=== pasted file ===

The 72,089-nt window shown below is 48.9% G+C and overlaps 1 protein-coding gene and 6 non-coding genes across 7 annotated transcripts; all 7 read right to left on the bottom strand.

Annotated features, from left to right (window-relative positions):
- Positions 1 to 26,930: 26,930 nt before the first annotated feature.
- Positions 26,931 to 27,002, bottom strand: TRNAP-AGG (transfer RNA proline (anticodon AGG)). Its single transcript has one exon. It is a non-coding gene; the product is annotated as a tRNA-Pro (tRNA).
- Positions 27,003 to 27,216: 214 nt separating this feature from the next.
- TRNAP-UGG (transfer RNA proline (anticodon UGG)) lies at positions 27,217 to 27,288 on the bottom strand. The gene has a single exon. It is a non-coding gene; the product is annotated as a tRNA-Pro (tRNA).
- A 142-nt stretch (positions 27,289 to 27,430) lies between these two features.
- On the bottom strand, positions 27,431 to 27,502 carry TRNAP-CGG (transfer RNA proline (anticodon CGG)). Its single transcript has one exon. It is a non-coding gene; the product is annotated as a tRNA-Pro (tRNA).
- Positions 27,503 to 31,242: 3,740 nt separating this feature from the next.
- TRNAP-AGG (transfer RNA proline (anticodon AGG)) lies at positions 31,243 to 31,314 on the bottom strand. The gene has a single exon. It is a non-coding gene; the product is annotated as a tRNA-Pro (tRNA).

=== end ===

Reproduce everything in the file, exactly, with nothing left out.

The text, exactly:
The 72,089-nt window shown below is 48.9% G+C and overlaps 1 protein-coding gene and 6 non-coding genes across 7 annotated transcripts; all 7 read right to left on the bottom strand.

Annotated features, from left to right (window-relative positions):
- Positions 1 to 26,930: 26,930 nt before the first annotated feature.
- Positions 26,931 to 27,002, bottom strand: TRNAP-AGG (transfer RNA proline (anticodon AGG)). Its single transcript has one exon. It is a non-coding gene; the product is annotated as a tRNA-Pro (tRNA).
- Positions 27,003 to 27,216: 214 nt separating this feature from the next.
- TRNAP-UGG (transfer RNA proline (anticodon UGG)) lies at positions 27,217 to 27,288 on the bottom strand. The gene has a single exon. It is a non-coding gene; the product is annotated as a tRNA-Pro (tRNA).
- A 142-nt stretch (positions 27,289 to 27,430) lies between these two features.
- On the bottom strand, positions 27,431 to 27,502 carry TRNAP-CGG (transfer RNA proline (anticodon CGG)). Its single transcript has one exon. It is a non-coding gene; the product is annotated as a tRNA-Pro (tRNA).
- Positions 27,503 to 31,242: 3,740 nt separating this feature from the next.
- TRNAP-AGG (transfer RNA proline (anticodon AGG)) lies at positions 31,243 to 31,314 on the bottom strand. The gene has a single exon. It is a non-coding gene; the product is annotated as a tRNA-Pro (tRNA).